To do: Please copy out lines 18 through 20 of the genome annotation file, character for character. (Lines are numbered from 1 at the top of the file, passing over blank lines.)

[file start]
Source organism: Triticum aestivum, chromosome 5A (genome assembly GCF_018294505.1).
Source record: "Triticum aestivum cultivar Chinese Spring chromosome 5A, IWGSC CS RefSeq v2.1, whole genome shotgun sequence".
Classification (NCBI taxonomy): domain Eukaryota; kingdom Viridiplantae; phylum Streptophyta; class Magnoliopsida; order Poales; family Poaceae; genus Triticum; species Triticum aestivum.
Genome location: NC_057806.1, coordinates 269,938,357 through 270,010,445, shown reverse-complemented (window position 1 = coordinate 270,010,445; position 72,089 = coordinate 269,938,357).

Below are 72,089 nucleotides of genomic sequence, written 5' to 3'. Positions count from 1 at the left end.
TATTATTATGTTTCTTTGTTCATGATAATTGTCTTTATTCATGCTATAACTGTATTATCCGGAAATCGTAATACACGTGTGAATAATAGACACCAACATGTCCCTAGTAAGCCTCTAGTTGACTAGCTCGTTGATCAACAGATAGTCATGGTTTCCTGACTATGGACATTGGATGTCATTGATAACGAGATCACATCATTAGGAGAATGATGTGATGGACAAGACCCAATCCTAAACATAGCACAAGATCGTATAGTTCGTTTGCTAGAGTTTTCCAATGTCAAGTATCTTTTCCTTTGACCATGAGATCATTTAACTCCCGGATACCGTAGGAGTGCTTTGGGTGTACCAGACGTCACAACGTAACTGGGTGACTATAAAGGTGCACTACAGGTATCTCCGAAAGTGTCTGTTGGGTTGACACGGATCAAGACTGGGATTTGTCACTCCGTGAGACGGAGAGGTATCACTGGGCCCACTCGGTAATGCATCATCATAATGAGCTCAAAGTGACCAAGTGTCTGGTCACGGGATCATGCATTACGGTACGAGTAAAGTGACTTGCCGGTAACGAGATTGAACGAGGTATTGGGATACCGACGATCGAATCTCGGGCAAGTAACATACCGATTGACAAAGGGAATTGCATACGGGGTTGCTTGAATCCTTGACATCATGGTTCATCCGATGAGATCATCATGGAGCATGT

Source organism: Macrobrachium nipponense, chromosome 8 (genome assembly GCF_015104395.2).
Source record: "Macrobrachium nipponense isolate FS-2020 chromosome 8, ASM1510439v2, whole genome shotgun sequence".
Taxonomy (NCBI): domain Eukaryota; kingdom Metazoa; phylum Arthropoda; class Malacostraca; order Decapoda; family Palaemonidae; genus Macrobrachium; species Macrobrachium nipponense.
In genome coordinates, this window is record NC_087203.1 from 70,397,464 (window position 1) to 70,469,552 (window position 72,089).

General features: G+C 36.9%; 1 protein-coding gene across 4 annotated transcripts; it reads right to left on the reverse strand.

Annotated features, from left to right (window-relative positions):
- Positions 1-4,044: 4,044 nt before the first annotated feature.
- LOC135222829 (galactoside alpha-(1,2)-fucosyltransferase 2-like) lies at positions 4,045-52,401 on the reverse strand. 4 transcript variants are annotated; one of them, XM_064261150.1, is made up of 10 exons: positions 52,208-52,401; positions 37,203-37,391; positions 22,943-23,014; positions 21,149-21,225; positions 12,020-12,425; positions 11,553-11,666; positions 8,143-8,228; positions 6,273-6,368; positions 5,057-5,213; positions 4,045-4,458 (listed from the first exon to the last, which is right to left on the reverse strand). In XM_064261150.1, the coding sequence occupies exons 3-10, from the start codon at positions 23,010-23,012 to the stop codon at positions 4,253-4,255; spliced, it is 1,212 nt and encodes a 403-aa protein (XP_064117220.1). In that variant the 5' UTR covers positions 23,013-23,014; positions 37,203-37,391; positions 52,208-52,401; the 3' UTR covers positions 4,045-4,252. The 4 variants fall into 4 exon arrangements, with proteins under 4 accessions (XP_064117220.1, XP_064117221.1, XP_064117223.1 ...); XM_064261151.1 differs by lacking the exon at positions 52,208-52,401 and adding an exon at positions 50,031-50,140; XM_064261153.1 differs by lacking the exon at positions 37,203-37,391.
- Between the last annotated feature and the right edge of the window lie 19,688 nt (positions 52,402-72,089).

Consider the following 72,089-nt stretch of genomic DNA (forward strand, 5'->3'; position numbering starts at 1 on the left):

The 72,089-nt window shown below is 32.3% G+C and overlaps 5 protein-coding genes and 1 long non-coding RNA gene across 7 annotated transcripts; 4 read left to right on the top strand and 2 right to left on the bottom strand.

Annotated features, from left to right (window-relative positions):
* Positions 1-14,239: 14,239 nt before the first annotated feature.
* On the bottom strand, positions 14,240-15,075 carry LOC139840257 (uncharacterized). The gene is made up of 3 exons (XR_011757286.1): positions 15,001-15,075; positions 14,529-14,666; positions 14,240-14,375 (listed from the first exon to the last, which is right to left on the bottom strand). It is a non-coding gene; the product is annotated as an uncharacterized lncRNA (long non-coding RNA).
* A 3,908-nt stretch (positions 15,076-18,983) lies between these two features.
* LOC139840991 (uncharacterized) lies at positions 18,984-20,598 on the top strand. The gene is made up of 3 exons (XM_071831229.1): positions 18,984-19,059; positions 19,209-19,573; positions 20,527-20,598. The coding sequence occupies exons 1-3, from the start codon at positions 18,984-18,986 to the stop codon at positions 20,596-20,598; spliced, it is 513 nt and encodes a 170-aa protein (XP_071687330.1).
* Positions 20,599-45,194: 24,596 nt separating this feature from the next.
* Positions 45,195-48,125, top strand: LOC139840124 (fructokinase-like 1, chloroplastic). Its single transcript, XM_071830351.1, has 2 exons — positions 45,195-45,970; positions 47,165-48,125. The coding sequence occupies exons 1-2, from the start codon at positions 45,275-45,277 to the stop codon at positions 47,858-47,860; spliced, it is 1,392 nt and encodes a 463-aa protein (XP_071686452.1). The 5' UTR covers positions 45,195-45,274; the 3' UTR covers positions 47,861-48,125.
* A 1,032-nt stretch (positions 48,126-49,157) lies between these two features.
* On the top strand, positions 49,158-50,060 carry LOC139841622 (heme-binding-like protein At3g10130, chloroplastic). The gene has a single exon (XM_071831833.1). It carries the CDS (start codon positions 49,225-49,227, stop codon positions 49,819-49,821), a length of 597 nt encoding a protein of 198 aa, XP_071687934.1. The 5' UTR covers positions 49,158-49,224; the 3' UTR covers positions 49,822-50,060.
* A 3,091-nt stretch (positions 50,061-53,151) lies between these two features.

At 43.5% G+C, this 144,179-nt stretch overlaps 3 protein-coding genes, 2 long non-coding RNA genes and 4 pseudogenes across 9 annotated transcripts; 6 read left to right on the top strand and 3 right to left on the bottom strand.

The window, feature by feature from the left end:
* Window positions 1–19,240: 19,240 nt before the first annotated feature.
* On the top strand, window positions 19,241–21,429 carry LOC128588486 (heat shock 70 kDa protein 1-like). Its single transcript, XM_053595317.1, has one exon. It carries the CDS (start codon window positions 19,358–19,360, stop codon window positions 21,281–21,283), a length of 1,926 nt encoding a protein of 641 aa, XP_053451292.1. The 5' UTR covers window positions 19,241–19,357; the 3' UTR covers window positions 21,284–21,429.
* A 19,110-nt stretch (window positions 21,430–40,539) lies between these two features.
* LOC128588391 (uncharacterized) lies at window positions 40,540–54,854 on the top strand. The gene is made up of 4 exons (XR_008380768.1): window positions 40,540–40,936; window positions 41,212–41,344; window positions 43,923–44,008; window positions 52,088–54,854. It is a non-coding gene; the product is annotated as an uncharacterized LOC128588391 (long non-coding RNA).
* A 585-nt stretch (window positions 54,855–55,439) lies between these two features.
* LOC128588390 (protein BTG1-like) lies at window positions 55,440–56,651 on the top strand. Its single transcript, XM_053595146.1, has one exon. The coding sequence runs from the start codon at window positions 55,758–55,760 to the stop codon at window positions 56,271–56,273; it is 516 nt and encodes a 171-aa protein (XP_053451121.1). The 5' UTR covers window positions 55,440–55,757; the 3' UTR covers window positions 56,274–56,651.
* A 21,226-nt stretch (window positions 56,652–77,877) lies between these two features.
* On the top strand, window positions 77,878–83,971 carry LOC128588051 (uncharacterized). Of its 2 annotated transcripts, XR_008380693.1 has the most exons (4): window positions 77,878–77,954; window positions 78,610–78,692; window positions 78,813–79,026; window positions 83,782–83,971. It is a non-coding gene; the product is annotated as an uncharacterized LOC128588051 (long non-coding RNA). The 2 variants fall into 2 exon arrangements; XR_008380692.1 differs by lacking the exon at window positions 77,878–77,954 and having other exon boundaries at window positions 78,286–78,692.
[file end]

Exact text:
Annotated features, from left to right (window-relative positions):
* Positions 1-14,239: 14,239 nt before the first annotated feature.
* On the bottom strand, positions 14,240-15,075 carry LOC139840257 (uncharacterized). The gene is made up of 3 exons (XR_011757286.1): positions 15,001-15,075; positions 14,529-14,666; positions 14,240-14,375 (listed from the first exon to the last, which is right to left on the bottom strand). It is a non-coding gene; the product is annotated as an uncharacterized lncRNA (long non-coding RNA).